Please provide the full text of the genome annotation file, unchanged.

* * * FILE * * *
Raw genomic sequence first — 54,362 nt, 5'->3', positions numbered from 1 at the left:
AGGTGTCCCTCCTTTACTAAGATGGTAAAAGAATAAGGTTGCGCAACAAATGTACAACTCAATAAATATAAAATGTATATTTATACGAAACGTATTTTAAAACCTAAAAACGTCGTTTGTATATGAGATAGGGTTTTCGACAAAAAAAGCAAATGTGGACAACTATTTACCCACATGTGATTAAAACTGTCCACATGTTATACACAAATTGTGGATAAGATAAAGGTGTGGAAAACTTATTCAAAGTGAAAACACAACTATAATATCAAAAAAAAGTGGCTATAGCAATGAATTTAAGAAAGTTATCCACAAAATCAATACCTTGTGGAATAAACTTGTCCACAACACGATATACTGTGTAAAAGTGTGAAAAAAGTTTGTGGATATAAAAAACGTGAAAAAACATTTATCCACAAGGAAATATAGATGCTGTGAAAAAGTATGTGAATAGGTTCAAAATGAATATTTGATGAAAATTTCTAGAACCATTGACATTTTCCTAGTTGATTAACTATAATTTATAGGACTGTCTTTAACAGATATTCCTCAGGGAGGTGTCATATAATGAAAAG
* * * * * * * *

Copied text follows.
Raw genomic sequence first — 54,362 nt, 5'->3', positions numbered from 1 at the left:
AGGTGTCCCTCCTTTACTAAGATGGTAAAAGAATAAGGTTGCGCAACAAATGTACAACTCAATAAATATAAAATGTATATTTATACGAAACGTATTTTAAAACCTAAAAACGTCGTTTGTATATGAGATAGGGTTTTCGACAAAAAAAGCAAATGTGGACAACTATTTACCCACATGTGATTAAAACTGTCCACATGTTATACACAAATTGTGGATAAGATAAAGGTGTGGAAAACTTATTCAAAGTGAAAACACAACTATAATATCAAAAAAAAGTGGCTATAGCAATGAATTTAAGAAAGTTATCCACAAAATCAATACCTTGTGGAATAAACTTGTCCACAACACGATATACTGTGTAAAAGTGTGAAAAAAGTTTGTGGATATAAAAAACGTGAAAAAACATTTATCCACAAGGAAATATAGATGCTGTGAAAAAGTATGTGAATAGGTTCAAAATGAATATTTGATGAAAATTTCTAGAACCATTGACATTTTCCTAGTTGATTAACTATAATTTATAGGACTGTCTTTAACAGATATTCCTCAGGGAGGTGTCATATAATGAAAAG